It could not be clearer that the lack of VRA preclearance has left democracy diminished. And with the first presidential election since Shelby County looming large, that point is coming into even sharper focus. Yet Congress has failed to do anything but let the Voting Rights Advancement Act languish, legislation that would replace what the VRA lost and make additional, critical updates.

Schwerner, Chaney, and Goodman did not give their lives 52 years ago today so that Congress could allow the legacy of the Civil Rights Movement and the voting protections it achieved to continue to unravel. We owe it to them and the countless others who put everything on the line in defense of voting rights to make sure – once and for all – that all eligible citizens can register to vote and cast a ballot that counts.

Failing to defend the right to vote is simply not an option.

It wasn't then. It isn't now.

PFAW

Democracy Awakens in Historic Mobilization Weekend

This past weekend something truly historic was set in motion. The 2016 Democracy Awakening was a first-of-its-kind event, uniting multiple movements working to promote voting rights and  money in politics reform as well as advocating for fair consideration of the president’s nominee to the Supreme Court. Environmentalists, social justice advocates, organized labor, and communities of faith all came together to demand a government that works for everyone, not just those with the biggest bank accounts who can buy access and influence at the expense of everyone else.

democracy awakening

The Democracy Awakening began on Saturday, April 16, with a day of workshops, trainings and film screenings and concluded on Monday April 18th with a Congress of Conscience where hundreds of people were arrested on the steps of the capitol as a massive crowd rallied alongside in solidarity. The Democracy Awakening peaked on Sunday afternoon, with a rally with thousands in attendance on the National Mall followed by a march in front of the Capitol and Supreme Court. Chants of “Money Out, People In” and “Do Your Job”  could be heard reverberating off federal buildings as marchers took over the streets.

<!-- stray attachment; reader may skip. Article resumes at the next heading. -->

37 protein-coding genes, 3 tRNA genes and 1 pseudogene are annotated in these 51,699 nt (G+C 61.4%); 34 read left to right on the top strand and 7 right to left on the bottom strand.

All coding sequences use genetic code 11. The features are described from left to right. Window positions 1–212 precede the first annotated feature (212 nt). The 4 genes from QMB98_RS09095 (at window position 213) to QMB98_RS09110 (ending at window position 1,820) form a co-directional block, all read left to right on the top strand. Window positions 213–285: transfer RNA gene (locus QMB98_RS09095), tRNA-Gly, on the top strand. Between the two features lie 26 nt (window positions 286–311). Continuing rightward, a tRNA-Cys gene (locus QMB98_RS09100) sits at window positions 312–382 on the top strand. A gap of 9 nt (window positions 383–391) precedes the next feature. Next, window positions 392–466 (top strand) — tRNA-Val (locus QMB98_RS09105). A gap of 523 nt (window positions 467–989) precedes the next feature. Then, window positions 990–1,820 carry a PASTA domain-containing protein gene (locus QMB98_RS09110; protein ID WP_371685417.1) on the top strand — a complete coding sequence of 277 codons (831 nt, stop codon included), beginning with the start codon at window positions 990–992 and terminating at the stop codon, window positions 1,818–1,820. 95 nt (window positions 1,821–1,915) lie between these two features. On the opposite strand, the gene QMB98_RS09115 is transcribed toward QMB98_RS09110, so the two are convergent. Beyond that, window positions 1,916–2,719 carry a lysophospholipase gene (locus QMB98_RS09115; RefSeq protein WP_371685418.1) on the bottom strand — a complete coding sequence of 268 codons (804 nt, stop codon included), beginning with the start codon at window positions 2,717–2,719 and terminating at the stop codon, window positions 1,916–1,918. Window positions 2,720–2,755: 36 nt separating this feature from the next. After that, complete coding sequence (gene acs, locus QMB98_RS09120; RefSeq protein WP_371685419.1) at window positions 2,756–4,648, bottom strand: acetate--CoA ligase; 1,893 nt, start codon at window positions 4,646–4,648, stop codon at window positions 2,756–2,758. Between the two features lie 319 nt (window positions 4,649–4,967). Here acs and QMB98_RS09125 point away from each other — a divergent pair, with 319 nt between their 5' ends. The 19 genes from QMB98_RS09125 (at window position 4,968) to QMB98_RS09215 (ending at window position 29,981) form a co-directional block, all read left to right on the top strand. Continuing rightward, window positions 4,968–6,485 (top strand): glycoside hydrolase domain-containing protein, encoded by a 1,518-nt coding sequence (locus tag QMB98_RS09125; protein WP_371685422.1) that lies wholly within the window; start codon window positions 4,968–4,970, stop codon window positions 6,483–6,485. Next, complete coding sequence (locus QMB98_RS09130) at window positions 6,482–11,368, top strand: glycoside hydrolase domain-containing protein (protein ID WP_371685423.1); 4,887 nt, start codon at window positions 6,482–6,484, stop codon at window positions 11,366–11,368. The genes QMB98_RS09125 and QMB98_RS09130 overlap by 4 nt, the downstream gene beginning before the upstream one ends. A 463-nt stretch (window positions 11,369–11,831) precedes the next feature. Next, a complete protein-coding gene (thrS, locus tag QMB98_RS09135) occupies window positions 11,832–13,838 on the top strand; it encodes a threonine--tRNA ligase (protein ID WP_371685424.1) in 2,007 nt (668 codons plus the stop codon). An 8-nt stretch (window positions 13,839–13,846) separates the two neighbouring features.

democracy awakening

More than 300 organizations came together to participate in the Democracy Awakening and promote it to their members, demanding that Congress pass four particular bills, two that promote voting rights and two that promote money in politics reform. Additionally the Democracy Awakening demands that the Senate give fair consideration to the President’s Supreme Court nominee, which means hearings and an up-and-down vote.  Many of the organizations that collaborated on this event had previously never worked together, and there is a collective sense that things are just getting started, and that we won’t stop until we have a government that is of, by and for the people.

PFAW

"I Was Arrested to Send a Message to Congress. Here's Why."

Laura Arrested

On Monday, People For the American Way staffer Laura Williamson was one of many activists arrested outside of the U.S. Capitol during the Democracy Awakening protests. Laura writes:

Yesterday I sat on the steps of the U.S. Capitol with 300 others, singing, chanting, and eventually being arrested, to send a message to Congress --  amend the Constitution to get big money out of politics, restore the right to vote for all Americans, and do your job on the Supreme Court. With our arrests, we joined hundreds of others who have been arrested since last Monday as part of the Democracy Spring and Democracy Awakening; all told, more than 1,400 people were arrested as part of this escalated effort to save our democracy.

 

As I marched to the Capitol and occupied those steps  --  our steps  --  my spirit was buoyed thinking of the rich legacy of civil disobedience in our country.

The risks we faced sitting at the Capitol were negligible compared to the dangers associated with civil disobedience over the course of our nation’s history. However, the imperiled state of our democracy today must be taken just as seriously. In 2010, the Supreme Court decided in Citizens United v. FEC that corporations could spend unlimited amounts of money to influence our elections, and three years later in Shelby v. Holder it held that the protections of the 1965 Voting Rights Act, that so many fought and died for during the Civil Rights Movement, were no longer necessary. Both decisions delivered devastating blows to our democracy, but from both new movements of conscience have been born.

 

Read Laura's full story here.

PFAW

Supreme Court Rules that Everyone Deserves Representation